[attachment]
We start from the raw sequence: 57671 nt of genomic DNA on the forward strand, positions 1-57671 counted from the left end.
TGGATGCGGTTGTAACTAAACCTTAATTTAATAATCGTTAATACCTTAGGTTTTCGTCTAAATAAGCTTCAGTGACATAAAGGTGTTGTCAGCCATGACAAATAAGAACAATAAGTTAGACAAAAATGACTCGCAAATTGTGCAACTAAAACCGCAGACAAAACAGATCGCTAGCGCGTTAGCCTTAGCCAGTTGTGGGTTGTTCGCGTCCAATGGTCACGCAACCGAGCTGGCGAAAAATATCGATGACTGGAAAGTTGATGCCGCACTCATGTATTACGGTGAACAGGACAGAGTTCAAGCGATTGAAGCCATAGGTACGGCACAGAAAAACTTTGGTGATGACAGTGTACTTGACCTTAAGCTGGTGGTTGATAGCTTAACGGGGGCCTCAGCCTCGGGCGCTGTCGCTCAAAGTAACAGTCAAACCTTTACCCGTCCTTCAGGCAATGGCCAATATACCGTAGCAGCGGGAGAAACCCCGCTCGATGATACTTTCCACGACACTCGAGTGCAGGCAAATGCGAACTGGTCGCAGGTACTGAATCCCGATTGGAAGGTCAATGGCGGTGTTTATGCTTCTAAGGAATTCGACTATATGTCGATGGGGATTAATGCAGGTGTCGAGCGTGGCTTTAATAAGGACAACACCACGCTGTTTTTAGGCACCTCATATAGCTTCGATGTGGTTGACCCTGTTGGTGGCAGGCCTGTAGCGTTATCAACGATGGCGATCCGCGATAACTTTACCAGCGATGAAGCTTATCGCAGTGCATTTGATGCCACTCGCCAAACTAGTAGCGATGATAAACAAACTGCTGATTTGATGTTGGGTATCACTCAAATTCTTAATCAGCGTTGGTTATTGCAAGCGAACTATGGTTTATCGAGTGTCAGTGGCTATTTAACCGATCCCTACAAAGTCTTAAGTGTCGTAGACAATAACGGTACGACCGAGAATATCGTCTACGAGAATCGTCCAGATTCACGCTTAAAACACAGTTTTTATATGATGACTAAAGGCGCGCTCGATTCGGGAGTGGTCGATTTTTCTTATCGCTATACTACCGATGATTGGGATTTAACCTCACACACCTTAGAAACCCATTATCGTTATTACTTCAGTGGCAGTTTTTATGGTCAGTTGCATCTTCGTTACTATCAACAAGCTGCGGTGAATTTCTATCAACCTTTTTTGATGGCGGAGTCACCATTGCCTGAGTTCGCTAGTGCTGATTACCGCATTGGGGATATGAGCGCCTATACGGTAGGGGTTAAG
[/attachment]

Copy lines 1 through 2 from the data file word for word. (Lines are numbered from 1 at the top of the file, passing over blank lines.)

We start from the raw sequence: 57671 nt of genomic DNA on the forward strand, positions 1-57671 counted from the left end.
TGGATGCGGTTGTAACTAAACCTTAATTTAATAATCGTTAATACCTTAGGTTTTCGTCTAAATAAGCTTCAGTGACATAAAGGTGTTGTCAGCCATGACAAATAAGAACAATAAGTTAGACAAAAATGACTCGCAAATTGTGCAACTAAAACCGCAGACAAAACAGATCGCTAGCGCGTTAGCCTTAGCCAGTTGTGGGTTGTTCGCGTCCAATGGTCACGCAACCGAGCTGGCGAAAAATATCGATGACTGGAAAGTTGATGCCGCACTCATGTATTACGGTGAACAGGACAGAGTTCAAGCGATTGAAGCCATAGGTACGGCACAGAAAAACTTTGGTGATGACAGTGTACTTGACCTTAAGCTGGTGGTTGATAGCTTAACGGGGGCCTCAGCCTCGGGCGCTGTCGCTCAAAGTAACAGTCAAACCTTTACCCGTCCTTCAGGCAATGGCCAATATACCGTAGCAGCGGGAGAAACCCCGCTCGATGATACTTTCCACGACACTCGAGTGCAGGCAAATGCGAACTGGTCGCAGGTACTGAATCCCGATTGGAAGGTCAATGGCGGTGTTTATGCTTCTAAGGAATTCGACTATATGTCGATGGGGATTAATGCAGGTGTCGAGCGTGGCTTTAATAAGGACAACACCACGCTGTTTTTAGGCACCTCATATAGCTTCGATGTGGTTGACCCTGTTGGTGGCAGGCCTGTAGCGTTATCAACGATGGCGATCCGCGATAACTTTACCAGCGATGAAGCTTATCGCAGTGCATTTGATGCCACTCGCCAAACTAGTAGCGATGATAAACAAACTGCTGATTTGATGTTGGGTATCACTCAAATTCTTAATCAGCGTTGGTTATTGCAAGCGAACTATGGTTTATCGAGTGTCAGTGGCTATTTAACCGATCCCTACAAAGTCTTAAGTGTCGTAGACAATAACGGTACGACCGAGAATATCGTCTACGAGAATCGTCCAGATTCACGCTTAAAACACAGTTTTTATATGATGACTAAAGGCGCGCTCGATTCGGGAGTGGTCGATTTTTCTTATCGCTATACTACCGATGATTGGGATTTAACCTCACACACCTTAGAAACCCATTATCGTTATTACTTCAGTGGCAGTTTTTATGGTCAGTTGCATCTTCGTTACTATCAACAAGCTGCGGTGAATTTCTATCAACCTTTTTTGATGGCGGAGTCACCATTGCCTGAGTTCGCTAGTGCTGATTACCGCATTGGGGATATGAGCGCCTATACGGTAGGGGTTAAG